"When you add the two together you get very, very good weight loss," said Dr. Louis Aronne, New York Presbyterian Hospital.
It worked for 57-year-old Gwendolyn Barton, who'd tried just about everything to lose her extra pounds.
"I've done diet, I've done exercise, I have done Weight Watchers. And none of it has ever helped me," said Barton.
Until she tried Qsymia. In one year, as part of a clinical trial, she dropped 50 pounds.
"I went from a size 14 to a size 6. It made me feel great," said Barton.
Prescription diet drugs have had a troubled past. Meridia was withdrawn in 2010, and Fenfluramine (an ingredient in the popular drug Fen-Phen) in 1997. Both were withdrawn because of heart-valve concerns.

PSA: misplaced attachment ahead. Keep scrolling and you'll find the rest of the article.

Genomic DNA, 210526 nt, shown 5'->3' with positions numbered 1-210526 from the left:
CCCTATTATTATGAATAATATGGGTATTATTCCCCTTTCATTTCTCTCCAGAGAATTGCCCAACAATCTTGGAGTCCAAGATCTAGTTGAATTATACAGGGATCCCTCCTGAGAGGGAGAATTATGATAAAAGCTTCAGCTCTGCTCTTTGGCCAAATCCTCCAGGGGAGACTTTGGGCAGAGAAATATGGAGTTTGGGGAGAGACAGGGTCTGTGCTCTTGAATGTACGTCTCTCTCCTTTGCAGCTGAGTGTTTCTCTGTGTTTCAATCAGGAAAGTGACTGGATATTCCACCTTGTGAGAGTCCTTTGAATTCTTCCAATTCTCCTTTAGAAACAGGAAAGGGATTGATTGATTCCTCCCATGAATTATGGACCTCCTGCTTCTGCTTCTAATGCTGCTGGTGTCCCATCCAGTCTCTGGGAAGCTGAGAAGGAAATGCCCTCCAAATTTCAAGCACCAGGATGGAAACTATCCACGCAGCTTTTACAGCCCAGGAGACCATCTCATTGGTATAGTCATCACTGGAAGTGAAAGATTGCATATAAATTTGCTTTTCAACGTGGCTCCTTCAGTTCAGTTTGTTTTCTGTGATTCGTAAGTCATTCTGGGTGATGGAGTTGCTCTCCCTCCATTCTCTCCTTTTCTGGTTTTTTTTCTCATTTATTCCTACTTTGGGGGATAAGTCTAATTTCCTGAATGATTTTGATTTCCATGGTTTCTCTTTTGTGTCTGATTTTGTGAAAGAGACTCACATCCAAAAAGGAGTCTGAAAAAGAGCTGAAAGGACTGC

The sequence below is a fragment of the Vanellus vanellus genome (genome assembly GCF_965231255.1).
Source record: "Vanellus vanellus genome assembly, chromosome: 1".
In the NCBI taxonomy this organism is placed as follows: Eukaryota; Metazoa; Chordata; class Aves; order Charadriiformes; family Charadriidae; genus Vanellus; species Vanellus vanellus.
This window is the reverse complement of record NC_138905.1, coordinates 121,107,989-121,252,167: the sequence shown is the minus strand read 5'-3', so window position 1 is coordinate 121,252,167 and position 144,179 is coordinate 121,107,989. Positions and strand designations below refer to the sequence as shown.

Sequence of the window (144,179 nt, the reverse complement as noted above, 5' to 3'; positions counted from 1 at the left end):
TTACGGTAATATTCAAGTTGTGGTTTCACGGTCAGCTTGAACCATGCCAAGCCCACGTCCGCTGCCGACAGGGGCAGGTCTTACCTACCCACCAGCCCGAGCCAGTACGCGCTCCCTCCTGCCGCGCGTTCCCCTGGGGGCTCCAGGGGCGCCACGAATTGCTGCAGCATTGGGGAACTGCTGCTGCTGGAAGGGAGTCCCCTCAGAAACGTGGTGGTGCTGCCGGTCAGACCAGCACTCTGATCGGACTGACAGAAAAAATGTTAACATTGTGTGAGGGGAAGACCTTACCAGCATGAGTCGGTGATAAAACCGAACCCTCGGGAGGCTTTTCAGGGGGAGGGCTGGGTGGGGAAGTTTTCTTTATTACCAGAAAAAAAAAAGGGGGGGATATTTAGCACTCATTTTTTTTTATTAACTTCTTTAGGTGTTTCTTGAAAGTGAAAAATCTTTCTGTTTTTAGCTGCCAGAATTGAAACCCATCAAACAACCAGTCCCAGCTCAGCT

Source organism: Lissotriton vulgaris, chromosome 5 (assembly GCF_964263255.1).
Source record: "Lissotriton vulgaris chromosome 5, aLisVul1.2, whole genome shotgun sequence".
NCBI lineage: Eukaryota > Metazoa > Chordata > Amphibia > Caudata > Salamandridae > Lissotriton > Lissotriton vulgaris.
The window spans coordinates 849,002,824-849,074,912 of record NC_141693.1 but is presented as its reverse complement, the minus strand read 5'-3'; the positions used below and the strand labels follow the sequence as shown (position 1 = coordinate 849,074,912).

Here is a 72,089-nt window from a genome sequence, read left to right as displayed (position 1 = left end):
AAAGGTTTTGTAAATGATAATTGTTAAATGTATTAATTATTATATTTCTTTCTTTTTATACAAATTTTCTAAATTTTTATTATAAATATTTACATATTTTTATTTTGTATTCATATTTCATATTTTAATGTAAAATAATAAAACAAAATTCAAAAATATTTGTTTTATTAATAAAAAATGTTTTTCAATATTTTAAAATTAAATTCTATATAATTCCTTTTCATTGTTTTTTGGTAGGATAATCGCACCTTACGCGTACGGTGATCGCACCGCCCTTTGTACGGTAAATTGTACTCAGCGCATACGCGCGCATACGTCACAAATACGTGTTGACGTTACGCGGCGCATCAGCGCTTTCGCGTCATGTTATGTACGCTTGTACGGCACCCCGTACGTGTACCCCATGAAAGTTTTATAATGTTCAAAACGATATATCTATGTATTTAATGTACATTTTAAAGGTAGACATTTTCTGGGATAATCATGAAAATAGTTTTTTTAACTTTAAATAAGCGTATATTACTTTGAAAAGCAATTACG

But doctors say Qsymia is promising. Patients lost an average of 10 percent of their body weight while on the medication.
But it isn't as easy as just popping a pill. The drug has to be used in conjunction with a healthy diet and exercise.
For Gwendolyn Barton, it's all paid off.
"My blood pressure started to go down," said Barton. "I felt much better. I was able to do things with my grandkids, go to the park, just have fun."
The company that makes Qsymia, Vivus, hasn't released how much the pills will cost but most expect it to be priced in the same range as most diabetes medications.